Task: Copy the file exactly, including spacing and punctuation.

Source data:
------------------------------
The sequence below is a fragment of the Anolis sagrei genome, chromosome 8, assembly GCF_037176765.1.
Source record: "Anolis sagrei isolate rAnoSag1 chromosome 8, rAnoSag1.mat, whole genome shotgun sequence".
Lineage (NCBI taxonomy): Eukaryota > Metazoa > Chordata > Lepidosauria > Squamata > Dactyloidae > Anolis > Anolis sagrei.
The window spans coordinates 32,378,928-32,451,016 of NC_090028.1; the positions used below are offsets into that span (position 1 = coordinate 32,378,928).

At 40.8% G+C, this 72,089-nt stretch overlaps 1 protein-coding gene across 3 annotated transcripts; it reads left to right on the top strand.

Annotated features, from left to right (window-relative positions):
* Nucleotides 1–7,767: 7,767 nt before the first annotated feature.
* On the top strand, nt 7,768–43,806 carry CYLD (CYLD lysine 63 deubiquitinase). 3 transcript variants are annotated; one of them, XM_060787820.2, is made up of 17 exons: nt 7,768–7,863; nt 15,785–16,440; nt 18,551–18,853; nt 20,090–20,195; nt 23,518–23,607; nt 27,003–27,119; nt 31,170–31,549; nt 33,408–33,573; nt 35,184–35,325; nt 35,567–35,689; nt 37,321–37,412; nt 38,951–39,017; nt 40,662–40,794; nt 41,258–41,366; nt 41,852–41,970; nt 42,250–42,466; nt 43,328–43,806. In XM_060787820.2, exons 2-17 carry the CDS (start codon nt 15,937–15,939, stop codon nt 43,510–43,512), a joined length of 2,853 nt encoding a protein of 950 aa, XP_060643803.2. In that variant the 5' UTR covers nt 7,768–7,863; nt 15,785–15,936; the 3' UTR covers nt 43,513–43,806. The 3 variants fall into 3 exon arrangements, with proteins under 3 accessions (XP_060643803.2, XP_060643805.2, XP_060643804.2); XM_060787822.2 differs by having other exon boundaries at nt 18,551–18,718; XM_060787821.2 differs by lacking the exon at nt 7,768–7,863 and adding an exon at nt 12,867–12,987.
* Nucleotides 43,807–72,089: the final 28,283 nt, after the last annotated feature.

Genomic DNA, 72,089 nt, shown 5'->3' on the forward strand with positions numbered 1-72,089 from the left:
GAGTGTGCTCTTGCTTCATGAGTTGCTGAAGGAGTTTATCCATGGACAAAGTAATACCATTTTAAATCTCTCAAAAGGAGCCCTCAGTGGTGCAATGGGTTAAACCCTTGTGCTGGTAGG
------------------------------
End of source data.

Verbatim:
The sequence below is a fragment of the Anolis sagrei genome, chromosome 8, assembly GCF_037176765.1.
Source record: "Anolis sagrei isolate rAnoSag1 chromosome 8, rAnoSag1.mat, whole genome shotgun sequence".
Lineage (NCBI taxonomy): Eukaryota > Metazoa > Chordata > Lepidosauria > Squamata > Dactyloidae > Anolis > Anolis sagrei.
The window spans coordinates 32,378,928-32,451,016 of NC_090028.1; the positions used below are offsets into that span (position 1 = coordinate 32,378,928).

At 40.8% G+C, this 72,089-nt stretch overlaps 1 protein-coding gene across 3 annotated transcripts; it reads left to right on the top strand.

Annotated features, from left to right (window-relative positions):
* Nucleotides 1–7,767: 7,767 nt before the first annotated feature.
* On the top strand, nt 7,768–43,806 carry CYLD (CYLD lysine 63 deubiquitinase). 3 transcript variants are annotated; one of them, XM_060787820.2, is made up of 17 exons: nt 7,768–7,863; nt 15,785–16,440; nt 18,551–18,853; nt 20,090–20,195; nt 23,518–23,607; nt 27,003–27,119; nt 31,170–31,549; nt 33,408–33,573; nt 35,184–35,325; nt 35,567–35,689; nt 37,321–37,412; nt 38,951–39,017; nt 40,662–40,794; nt 41,258–41,366; nt 41,852–41,970; nt 42,250–42,466; nt 43,328–43,806. In XM_060787820.2, exons 2-17 carry the CDS (start codon nt 15,937–15,939, stop codon nt 43,510–43,512), a joined length of 2,853 nt encoding a protein of 950 aa, XP_060643803.2. In that variant the 5' UTR covers nt 7,768–7,863; nt 15,785–15,936; the 3' UTR covers nt 43,513–43,806. The 3 variants fall into 3 exon arrangements, with proteins under 3 accessions (XP_060643803.2, XP_060643805.2, XP_060643804.2); XM_060787822.2 differs by having other exon boundaries at nt 18,551–18,718; XM_060787821.2 differs by lacking the exon at nt 7,768–7,863 and adding an exon at nt 12,867–12,987.
* Nucleotides 43,807–72,089: the final 28,283 nt, after the last annotated feature.

Genomic DNA, 72,089 nt, shown 5'->3' on the forward strand with positions numbered 1-72,089 from the left:
GAGTGTGCTCTTGCTTCATGAGTTGCTGAAGGAGTTTATCCATGGACAAAGTAATACCATTTTAAATCTCTCAAAAGGAGCCCTCAGTGGTGCAATGGGTTAAACCCTTGTGCTGGTAGG